How to Spot Scams
If you use a cellphone or have an email account, you’ve almost certainly been exposed to an attempt at mass marketing fraud. Common examples include being interrupted by an annoying robocall just as you start eating lunch, or waking up to a suspicious message in your email inbox that somehow slipped through the spam filter. Sometimes, the attempted fraud is kind of funny—the wording is so strange or the premise is so ridiculous (“An exiled prince needs my help transferring a million dollars? Really?”) that we’re left wondering how anyone could possibly fall for such an obvious money grab.
Unfortunately, mass marketing scams persist because they work—at least enough to justify the attempts made. In a 2015 Data Breach Investigation report conducted by Verizon, it was found that it takes an average of 82 seconds from the time a phishing campaign is launched for the first victim to fall for the trap.
How is it that scammers are able to trick the average person into making costly and humiliating mistakes? How is it that even the smartest people can fall for the simplest scams?
If you use a cellphone or have an email account, you’ve likely been exposed to an attempted scam.
“I’m a deposed prince. Can you help me out?”
“This is the opportunity of a lifetime…”
“Congratulations! You’ve won the grand prize!”
“I’m collecting donations on behalf of…”
Types of scams
Familiarizing yourself with some common scams below can help you spot them before they turn into costly mistakes.
The setup: A wealthy person asks the target for help with the transfer of a large sum of money, or an estate lawyer notifies the target of a large inheritance from a distant relative
The swindle: The target is required to pay fees, write a check or provide bank account access in order to complete the transfer of funds; the target never receives the money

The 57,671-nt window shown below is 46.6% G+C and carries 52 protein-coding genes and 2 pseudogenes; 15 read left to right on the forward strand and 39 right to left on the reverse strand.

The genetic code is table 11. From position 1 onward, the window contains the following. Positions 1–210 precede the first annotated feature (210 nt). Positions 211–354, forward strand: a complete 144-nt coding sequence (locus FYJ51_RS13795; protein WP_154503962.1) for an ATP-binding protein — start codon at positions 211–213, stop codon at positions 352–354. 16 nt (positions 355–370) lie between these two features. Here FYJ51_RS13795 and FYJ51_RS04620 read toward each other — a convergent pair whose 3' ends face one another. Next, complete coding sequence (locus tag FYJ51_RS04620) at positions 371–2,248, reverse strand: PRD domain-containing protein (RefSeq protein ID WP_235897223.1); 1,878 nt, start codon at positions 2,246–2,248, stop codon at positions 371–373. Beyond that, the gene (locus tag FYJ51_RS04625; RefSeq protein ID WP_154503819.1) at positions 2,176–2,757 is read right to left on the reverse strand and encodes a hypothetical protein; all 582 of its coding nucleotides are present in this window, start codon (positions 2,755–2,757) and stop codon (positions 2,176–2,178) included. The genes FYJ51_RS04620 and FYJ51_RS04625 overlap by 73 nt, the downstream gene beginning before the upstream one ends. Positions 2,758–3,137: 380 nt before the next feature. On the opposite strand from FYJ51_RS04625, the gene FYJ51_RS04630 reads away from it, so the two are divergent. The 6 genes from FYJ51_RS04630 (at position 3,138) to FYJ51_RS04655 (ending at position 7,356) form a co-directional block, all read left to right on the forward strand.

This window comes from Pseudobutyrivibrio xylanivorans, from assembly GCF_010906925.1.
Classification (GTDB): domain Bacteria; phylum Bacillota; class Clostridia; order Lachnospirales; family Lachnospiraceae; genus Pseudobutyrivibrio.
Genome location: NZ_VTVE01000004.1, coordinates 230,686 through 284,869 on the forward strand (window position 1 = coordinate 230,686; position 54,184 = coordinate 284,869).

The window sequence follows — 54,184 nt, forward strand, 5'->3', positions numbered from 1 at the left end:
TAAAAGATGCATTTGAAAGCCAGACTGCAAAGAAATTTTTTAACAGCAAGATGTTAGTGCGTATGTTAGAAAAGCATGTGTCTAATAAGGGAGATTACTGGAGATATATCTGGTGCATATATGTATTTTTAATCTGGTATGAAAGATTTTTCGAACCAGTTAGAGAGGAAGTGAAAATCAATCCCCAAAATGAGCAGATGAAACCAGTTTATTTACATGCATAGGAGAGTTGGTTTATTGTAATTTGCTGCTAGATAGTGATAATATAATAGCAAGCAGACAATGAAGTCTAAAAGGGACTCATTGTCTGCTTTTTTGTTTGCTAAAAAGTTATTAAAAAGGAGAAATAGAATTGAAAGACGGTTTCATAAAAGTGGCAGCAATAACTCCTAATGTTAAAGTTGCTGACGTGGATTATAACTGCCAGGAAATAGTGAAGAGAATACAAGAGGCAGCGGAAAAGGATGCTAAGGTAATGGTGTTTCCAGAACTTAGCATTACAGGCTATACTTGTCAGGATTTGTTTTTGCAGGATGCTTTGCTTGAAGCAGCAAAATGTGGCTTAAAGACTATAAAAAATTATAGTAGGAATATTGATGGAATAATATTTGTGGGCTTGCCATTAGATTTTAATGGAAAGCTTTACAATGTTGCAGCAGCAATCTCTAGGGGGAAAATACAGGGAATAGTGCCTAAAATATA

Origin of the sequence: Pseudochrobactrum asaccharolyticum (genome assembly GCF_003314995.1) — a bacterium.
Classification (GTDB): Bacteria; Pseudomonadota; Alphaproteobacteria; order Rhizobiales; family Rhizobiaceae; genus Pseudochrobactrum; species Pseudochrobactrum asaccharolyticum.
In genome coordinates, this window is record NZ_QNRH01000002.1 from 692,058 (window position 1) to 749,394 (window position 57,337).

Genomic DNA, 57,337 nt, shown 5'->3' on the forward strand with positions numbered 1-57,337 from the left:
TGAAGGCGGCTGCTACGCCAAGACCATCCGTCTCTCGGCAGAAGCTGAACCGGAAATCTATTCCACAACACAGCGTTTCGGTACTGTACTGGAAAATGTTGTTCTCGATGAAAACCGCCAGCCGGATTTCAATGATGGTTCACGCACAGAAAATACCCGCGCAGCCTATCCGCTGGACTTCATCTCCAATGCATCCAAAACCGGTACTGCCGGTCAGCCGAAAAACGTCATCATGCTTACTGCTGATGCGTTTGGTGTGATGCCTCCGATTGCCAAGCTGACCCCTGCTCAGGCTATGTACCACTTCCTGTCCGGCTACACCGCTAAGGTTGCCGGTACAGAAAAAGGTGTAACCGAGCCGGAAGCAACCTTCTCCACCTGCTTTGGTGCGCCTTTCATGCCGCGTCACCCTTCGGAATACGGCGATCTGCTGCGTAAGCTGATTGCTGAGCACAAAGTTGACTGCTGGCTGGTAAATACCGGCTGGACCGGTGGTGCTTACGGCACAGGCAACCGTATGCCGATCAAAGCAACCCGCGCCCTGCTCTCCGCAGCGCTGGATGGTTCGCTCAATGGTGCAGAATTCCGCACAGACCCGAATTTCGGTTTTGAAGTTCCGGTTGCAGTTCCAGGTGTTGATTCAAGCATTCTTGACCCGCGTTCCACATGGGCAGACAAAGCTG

The setup: The target is notified that they’ve won a lottery, a contest, a sweepstakes or some other prize giveaway
The swindle: In order to claim the (invented) prize, the target is instructed to pay a lottery tax or provide personal information
The setup: The target comes across a tempting online listing for a premium item at an extremely low price
The swindle: Scammers collect the payment but never deliver on the product; multiple accounts and fake reviews are used to disguise their deceptive practices
The setup: The target is contacted by a charitable organization and asked to make a donation
The swindle: Scammers pose as existing charities or invent fake ones and then pocket the donations
The setup: The target is charmed by a new online sweetheart and develops an emotional bond with them
The swindle: The new sweetheart is actually a scammer; once the relationship has developed, the scammer asks for expensive gifts, travel or cash
The setup: A job placement service offers to find a position for an unemployed target, or the target is approached by a businessperson with an investment opportunity
The swindle: The scammer collects placement fees for their fraudulent job placement service, or takes off with the target’s investment money
Threats and extortion
The setup: The target receives urgent demands for money from a government official or from law enforcement, or the target discovers ransomware on their computer